Thus, many of them signed the offer letters with a note - “Received with objection' (Terima dengan bantahan)” to express their dissatisfaction.

After that, representatives from the union, Edgenta UEMS and the Health Ministry, met several times to negotiate the matter.

Ultimately, the employer agreed to issue a new offer letter to those who signed under "Received with objection" while the union would issue a formal letter to explain the reasons for the objection.

However, Rita said she and five other workers didn’t receive the new offer letters. Four out of the six of them had participated in the demonstration in Putrajaya.

At the time of writing, Rita has been out of work for four months. With the Covid-19 outbreak, she lost her part-time job recently.

Although she believe that her termination was due to union-busting, she has never regretted her decision to be active in the union.

“Only when the union is strong enough, can we get what we deserve.”

Touchingly, the union members who have continued in their jobs are now donating so that their unemployed comrades can receive up to RM200 per month.

“If not for the union, I think no one would help us.”

Rita and the other workers have filed a police report as well as a complaint with the Industrial Relations Department on Jan 3, 2020, on the issue of unjust dismissal.

According to Rita, after the protest in Putrajaya, workers who played an active role in the union started to be targeted by the employer. Their working schedules and workplaces have been changed.

Sadly, some colleagues who are non-union members tipped off their supervisor when Rita and her colleagues talked about the union activities.

“My supervisors asked me what I would get by joining the union. I said I could get my rights, and he stopped asking me. But he will tell my colleagues not to be like me or they will lose their jobs. ”

Despite the bumps and turns, the formation of unions has shaken up the rigid structure of labour and loosened the unequal relationship between supervisors and workers.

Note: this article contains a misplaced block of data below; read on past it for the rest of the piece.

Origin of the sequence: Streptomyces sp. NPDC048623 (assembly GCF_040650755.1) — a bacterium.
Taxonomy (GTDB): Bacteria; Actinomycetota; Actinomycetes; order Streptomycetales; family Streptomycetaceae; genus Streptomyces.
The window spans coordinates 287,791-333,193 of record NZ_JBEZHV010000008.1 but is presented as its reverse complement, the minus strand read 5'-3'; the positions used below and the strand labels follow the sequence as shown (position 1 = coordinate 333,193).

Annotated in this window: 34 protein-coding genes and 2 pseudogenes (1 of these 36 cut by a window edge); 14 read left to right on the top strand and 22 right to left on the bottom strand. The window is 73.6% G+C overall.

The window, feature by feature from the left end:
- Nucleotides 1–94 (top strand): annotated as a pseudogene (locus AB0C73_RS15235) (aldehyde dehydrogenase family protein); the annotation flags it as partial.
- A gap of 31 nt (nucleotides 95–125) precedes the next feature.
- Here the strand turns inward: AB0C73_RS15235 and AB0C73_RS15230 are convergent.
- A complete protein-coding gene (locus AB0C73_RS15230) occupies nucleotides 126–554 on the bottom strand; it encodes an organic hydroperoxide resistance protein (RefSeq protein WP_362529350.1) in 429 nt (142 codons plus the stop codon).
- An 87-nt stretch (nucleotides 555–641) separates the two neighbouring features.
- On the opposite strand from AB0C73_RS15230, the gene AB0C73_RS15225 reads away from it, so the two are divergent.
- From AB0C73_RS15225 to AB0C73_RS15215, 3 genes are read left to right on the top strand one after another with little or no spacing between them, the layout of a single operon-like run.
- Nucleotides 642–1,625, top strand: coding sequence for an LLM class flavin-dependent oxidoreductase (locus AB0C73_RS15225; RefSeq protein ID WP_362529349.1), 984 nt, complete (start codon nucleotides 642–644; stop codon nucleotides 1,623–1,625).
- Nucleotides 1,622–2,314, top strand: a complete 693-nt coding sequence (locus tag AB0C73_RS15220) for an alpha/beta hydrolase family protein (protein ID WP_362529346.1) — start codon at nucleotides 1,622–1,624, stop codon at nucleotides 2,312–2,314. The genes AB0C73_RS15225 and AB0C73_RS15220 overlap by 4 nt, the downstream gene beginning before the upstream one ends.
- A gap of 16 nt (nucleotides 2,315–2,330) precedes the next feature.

Rita recalls that before the union was formed, the answer to any complaint would often be: "You can quit if you don’t like the job." Or, there would simply be no response.

“After the union was formed, our supervisors are more careful and act on our complaints. They will tell us not to complain to the union because the union will send a formal letter to fight for the rights of workers.”

UEM Edgenta says it is committed to job security

When responding to Rita’s claims, UEM Edgenta told Malaysiakini that there was no attempt to sideline or terminate the six workers and that the workers themselves refused to accept the employment offer without the note "Terima dengan bantahan".

“Edgenta UEMS supervisors have engaged and persuaded them to reconsider a clean acceptance. However, the six individuals refused.”

“Hence the positions were offered to other applicants to ensure uninterrupted operations at the mentioned hospitals.”

According to the statement, UEM Edgenta had offered a permanent employment status for the workers, which brings them additional benefits and value.

“The aim is to provide the cleansing operatives with more job security and it would be easier for them to apply for banking facilities such as loans.”

“Over 2,200 individuals, the majority of them former employees of the subcontractors, had accepted the employment offer unconditionally, and were recruited as new Edgenta UEMS permanent employees.”

Furthermore, the company claimed that it was not legally bound by the collective agreement (CA) between the union and the previous subcontractor NS Medik Sdn Bhd as it is not the "transferee, assignee or successor" as stated in the CA.

“This was not a take-over or merger or an acquisition, nor was it a change in business ownership. Edgenta UEMS is a separate entity altogether and has no relationship with NS Medik Sdn. Bhd.”

While she struggles to defend workers’ rights, Rita never relaxes her fight for the livelihood of her entire family.

She expressed worries about her son who is going to take his SPM exam early next year.

“I should have sent him for tuition, but I'm unemployed and can't afford it."

One of her daughters is waiting for her STPM results and work part-time at a petrol station.

“She'll help with the household expenses, but I want her to save the money. She's going to college soon and I should prepare for it now, but since I don't have a job, I can’t do much."

Asked if she has considered changing her job during this period, Rita revealed that she has continued running an online business to sell some clothes and groceries, which she started to do two years ago.

“Although the profit is not stable, it's still a way to get food for the family.”

As she has a keen interest in business, her mother also suggested that she could open up a stall to sell food.

“My mother could make the kuih-muih, it’s like our family recipe. But it also requires some capital to set up a business, so we are still considering it.”

Currently, Rita is still waiting to hear feedback from her complaint to the Industrial Relations Department.

“Of course, (if favourable) I would return to work at the hospital. Maybe I wouldn’t stay for a long time, because the income is not enough for me.”

“But for me, the fight should go on. I want to prove that we, the union can win.”